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A Case Report of Sporadic Ovine Listerial Menigoencephalitis in Iowa with an Overview of Livestock and Human Cases

Wesley, Irene V., Larson, David J., Harmon, Karen M., Luchansky, John B., Schwartz, Ann Ramos
lambs, listeriosis, Listeria monocytogenes, sprouts (food), soybeans, genetic variation, food contamination, brain, feces, composts, human diseases, livestock, Iowa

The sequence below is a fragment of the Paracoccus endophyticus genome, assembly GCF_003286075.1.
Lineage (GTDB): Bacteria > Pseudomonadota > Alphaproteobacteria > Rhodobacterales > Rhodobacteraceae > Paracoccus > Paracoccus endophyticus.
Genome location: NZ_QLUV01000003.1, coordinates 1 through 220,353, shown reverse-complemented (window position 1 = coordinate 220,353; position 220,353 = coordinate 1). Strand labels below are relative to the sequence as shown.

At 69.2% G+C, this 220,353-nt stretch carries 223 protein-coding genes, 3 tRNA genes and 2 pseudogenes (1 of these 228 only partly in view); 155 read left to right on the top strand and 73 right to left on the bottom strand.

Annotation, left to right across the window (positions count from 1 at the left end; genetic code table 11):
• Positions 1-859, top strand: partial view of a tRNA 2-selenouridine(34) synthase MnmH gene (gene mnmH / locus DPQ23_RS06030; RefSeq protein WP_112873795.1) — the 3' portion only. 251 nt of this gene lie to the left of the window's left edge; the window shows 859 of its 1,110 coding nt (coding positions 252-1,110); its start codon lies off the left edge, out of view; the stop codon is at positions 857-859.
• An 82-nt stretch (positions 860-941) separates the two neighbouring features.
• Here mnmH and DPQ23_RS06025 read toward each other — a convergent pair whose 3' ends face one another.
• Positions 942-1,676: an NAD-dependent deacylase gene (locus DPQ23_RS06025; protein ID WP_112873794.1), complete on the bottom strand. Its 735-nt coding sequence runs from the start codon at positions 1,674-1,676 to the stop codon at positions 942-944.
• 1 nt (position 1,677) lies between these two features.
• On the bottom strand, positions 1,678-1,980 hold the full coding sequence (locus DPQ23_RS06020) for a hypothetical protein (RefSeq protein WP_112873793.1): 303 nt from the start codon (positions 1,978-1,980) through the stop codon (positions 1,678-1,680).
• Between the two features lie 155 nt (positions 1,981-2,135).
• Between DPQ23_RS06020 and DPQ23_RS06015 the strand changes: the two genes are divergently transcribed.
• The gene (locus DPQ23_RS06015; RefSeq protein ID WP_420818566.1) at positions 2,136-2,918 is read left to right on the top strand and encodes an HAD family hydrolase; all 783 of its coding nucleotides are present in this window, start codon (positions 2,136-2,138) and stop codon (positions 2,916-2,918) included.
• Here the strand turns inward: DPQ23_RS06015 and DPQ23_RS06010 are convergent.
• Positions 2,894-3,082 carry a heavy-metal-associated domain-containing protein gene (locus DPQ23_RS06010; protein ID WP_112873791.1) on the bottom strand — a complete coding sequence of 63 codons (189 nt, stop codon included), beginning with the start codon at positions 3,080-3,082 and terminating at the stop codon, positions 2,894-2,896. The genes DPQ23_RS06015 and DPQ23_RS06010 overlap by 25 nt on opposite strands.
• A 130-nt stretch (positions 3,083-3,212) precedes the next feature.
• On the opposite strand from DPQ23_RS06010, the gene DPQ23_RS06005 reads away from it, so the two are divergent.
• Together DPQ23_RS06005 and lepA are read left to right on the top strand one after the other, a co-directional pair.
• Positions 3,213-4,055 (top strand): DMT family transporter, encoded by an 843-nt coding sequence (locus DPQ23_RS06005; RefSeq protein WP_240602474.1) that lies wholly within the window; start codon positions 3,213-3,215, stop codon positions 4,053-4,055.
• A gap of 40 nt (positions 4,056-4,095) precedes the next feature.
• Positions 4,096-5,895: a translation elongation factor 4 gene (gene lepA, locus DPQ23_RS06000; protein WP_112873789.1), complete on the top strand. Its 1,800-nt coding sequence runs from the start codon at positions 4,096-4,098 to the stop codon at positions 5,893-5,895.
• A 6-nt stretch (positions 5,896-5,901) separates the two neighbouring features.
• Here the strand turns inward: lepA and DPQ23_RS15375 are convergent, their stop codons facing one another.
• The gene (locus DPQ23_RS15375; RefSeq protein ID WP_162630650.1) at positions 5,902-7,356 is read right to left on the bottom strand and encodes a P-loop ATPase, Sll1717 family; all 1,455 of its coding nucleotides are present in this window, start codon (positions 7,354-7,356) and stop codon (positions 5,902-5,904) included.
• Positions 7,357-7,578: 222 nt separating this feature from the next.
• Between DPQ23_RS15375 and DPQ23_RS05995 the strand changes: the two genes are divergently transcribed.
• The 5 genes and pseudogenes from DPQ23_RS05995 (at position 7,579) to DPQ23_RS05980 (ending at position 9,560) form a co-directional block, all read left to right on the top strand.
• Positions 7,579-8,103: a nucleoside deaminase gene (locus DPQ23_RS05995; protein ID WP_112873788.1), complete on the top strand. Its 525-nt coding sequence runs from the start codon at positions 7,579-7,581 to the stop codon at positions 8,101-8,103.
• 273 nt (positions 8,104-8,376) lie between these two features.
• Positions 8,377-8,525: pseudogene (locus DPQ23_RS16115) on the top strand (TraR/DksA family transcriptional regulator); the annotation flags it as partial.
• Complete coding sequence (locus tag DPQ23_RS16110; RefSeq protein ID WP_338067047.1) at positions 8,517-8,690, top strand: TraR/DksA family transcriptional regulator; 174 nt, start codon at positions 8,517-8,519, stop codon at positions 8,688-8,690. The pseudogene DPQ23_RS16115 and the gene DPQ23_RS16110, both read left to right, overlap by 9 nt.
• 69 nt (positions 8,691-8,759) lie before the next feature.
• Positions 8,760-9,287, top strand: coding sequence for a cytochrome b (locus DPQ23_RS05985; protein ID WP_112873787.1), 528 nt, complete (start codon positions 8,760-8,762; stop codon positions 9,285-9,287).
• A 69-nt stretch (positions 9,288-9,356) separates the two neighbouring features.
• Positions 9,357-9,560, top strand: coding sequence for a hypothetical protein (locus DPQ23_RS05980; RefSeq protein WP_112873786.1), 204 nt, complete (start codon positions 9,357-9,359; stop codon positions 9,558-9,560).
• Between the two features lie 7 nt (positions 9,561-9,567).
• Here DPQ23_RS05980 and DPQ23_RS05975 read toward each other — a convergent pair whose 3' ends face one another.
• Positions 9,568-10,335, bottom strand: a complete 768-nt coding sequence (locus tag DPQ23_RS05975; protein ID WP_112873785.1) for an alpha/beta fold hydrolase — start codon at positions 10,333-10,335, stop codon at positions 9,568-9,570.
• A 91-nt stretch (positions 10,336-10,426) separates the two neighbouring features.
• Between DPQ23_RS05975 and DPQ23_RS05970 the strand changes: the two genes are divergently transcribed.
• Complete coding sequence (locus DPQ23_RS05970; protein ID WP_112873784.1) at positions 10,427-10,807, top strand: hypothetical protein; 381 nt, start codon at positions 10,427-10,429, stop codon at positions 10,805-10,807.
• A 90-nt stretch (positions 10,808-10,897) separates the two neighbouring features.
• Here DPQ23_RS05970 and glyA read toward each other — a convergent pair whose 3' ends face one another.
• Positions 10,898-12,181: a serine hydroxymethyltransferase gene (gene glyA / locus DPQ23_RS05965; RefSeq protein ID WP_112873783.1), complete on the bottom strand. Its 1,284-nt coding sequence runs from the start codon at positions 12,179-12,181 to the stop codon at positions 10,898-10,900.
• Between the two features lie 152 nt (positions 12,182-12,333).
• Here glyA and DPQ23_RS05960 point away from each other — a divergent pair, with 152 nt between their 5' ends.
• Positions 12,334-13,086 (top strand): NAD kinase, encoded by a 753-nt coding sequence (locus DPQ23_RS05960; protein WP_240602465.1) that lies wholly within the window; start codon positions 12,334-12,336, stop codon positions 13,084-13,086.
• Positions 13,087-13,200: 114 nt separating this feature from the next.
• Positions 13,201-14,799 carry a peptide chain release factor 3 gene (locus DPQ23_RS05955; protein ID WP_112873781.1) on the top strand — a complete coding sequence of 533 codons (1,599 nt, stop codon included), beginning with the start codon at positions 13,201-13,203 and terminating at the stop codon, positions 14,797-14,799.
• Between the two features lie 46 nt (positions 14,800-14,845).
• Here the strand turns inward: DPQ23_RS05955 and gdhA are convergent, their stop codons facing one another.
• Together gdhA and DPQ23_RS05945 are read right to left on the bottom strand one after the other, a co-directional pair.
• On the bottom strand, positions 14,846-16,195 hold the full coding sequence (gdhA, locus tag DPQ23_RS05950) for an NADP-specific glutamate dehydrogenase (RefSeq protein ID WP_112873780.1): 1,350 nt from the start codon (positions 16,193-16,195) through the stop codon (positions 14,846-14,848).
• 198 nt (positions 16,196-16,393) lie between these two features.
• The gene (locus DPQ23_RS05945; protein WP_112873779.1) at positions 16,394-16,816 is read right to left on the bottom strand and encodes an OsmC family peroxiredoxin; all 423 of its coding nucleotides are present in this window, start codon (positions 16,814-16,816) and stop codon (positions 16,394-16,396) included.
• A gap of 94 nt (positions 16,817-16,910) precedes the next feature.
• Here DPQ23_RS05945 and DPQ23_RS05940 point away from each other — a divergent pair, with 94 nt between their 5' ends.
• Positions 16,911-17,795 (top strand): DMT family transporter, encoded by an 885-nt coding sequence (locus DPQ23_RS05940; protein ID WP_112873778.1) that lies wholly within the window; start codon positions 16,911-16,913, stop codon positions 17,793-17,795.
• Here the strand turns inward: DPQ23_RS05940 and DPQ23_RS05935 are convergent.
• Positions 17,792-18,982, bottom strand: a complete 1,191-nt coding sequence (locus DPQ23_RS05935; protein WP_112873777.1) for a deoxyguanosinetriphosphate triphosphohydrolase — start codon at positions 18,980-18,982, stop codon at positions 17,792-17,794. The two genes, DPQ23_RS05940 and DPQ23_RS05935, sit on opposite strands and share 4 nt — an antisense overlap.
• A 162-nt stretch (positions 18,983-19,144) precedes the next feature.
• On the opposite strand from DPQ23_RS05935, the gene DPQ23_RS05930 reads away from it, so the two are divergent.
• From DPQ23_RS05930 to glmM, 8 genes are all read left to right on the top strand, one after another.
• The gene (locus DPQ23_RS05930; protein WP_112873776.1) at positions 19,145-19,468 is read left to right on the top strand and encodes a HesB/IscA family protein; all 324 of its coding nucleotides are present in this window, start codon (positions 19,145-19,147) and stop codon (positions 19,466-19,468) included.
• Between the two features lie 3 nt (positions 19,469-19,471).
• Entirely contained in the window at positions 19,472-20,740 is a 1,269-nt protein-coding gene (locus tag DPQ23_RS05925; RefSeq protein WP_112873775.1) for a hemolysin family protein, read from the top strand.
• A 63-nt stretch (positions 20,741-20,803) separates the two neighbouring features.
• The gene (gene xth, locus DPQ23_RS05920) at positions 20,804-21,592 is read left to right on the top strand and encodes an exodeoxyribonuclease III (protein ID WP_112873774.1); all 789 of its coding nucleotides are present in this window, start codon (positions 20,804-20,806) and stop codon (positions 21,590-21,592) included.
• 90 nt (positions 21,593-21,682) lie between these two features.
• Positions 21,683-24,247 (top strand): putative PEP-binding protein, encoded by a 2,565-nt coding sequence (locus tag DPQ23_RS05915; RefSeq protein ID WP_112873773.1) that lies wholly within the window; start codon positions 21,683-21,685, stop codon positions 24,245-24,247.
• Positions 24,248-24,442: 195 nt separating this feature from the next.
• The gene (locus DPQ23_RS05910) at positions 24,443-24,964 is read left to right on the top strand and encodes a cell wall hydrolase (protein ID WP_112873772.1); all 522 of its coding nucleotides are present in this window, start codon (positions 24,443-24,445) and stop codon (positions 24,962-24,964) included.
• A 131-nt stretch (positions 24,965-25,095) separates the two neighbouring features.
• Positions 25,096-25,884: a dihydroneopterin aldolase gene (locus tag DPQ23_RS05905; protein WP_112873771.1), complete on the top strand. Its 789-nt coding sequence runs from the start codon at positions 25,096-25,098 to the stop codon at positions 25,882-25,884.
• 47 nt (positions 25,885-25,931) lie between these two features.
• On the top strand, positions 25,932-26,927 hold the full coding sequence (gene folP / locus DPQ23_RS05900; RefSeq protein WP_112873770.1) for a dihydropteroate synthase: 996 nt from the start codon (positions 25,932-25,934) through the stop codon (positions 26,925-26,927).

A case of ovine listeriosis was examined in a flock of sheep. The index case was a male lamb, which was part of a flock of 85 sheep located in central Iowa. Because the sheep were raised on a premise where soybean sprouts were also cultivated for the organic foods market, the potential of a public health concern was addressed. To identify the source of contaminations, clinical and environmental samples were cultured for Listeria monocytogenes. Isolates were serotyped and analyzed using pulsed-field gel electrophoresis (PFGE). Listeria monocytogenes (serotype 1) was recovered from the brain of a male lamb with clinical signs of listerial encephalitis. Isolates of serotypes 1 and 4 were also cultured from feces of clinically healthy lambs, compost piles, and soybean cleanings. By PFGE, the clinical isolate was distinctly different from the other isolates. Environmental isolates were identified as L. monocytogenes serotypes 1 and 4. However, by PFGE, none matched the profile of the single clinical isolate. Thus, the ultimate source of contamination is unknown.